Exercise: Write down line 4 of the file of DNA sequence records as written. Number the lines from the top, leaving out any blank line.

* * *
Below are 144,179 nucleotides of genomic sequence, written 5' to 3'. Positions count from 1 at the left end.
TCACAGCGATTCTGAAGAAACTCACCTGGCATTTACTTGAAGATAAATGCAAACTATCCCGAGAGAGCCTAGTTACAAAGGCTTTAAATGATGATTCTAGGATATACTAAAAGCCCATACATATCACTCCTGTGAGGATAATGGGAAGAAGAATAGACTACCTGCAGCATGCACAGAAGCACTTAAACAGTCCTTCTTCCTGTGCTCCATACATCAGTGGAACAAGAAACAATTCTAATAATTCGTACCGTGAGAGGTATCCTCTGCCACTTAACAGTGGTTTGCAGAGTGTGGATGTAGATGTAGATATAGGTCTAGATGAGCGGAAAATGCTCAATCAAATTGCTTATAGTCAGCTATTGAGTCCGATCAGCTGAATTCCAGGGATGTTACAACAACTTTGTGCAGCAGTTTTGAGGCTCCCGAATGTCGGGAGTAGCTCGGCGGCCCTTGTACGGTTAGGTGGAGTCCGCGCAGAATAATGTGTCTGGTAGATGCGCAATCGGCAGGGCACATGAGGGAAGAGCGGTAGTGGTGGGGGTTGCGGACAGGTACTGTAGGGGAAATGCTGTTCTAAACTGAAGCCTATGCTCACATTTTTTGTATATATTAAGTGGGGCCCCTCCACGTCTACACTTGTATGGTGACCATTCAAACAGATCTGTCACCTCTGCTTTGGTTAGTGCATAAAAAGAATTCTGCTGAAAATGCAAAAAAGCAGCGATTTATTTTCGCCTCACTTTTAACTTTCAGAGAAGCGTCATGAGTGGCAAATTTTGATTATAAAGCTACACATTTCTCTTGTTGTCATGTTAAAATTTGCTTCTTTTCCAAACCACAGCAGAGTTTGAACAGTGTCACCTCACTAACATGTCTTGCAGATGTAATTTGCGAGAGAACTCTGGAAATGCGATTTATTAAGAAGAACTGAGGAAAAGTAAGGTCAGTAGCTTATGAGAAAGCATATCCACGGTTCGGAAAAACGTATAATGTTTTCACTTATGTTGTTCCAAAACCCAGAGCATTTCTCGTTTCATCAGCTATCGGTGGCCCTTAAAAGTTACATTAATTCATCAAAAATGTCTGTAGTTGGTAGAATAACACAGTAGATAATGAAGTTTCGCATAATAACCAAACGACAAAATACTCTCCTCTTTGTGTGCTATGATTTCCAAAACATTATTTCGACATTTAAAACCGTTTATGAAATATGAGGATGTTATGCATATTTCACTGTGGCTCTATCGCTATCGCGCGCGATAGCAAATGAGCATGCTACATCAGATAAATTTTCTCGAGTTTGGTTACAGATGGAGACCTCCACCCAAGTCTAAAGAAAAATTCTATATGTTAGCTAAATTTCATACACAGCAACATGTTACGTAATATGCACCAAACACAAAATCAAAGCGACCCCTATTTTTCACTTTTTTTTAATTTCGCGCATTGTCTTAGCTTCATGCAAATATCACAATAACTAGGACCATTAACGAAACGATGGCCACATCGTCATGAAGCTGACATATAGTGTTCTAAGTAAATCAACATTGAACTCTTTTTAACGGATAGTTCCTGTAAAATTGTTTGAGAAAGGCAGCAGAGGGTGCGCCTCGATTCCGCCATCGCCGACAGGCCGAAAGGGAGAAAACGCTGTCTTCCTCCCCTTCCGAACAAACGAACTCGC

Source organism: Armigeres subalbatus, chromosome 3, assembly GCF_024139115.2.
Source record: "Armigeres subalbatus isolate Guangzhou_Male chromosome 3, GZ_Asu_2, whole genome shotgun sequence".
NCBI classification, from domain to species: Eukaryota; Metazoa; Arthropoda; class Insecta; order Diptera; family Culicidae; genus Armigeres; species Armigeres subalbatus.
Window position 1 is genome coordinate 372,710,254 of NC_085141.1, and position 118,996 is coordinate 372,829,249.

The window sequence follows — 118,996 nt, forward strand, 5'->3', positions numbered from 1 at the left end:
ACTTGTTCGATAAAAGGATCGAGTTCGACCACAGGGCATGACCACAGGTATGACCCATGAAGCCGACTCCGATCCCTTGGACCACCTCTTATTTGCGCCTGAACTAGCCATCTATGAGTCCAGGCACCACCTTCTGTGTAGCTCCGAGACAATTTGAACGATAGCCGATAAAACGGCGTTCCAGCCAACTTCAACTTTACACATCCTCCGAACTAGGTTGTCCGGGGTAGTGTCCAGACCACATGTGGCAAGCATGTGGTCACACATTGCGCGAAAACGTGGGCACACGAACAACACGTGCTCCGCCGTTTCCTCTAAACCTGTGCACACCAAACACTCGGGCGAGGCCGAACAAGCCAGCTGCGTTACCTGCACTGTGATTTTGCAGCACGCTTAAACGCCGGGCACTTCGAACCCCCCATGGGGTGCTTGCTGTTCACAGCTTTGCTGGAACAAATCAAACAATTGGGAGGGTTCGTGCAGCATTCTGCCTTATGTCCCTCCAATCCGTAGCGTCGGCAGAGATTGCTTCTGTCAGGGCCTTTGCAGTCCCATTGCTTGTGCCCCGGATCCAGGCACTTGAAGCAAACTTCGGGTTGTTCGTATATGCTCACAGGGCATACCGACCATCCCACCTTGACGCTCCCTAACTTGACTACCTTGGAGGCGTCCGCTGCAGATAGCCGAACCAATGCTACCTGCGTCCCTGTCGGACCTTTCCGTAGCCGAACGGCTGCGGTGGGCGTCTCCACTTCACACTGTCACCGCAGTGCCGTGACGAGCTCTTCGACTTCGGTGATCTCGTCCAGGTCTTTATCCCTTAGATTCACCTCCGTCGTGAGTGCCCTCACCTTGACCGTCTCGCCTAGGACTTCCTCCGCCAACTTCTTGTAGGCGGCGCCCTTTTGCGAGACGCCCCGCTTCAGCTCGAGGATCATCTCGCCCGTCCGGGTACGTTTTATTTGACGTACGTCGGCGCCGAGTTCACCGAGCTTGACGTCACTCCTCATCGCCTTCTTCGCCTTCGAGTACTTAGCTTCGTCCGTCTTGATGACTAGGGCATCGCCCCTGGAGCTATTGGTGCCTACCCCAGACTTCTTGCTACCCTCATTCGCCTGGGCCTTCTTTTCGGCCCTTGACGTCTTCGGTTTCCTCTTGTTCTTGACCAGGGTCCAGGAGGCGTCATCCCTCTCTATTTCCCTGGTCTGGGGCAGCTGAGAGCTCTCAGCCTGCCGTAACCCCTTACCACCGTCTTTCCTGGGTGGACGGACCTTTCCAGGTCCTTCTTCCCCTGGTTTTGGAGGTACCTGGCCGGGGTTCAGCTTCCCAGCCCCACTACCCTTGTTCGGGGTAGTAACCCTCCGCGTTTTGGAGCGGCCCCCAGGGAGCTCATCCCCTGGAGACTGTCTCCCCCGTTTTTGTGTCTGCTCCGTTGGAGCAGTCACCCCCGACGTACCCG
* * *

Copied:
Source record: "Armigeres subalbatus isolate Guangzhou_Male chromosome 3, GZ_Asu_2, whole genome shotgun sequence".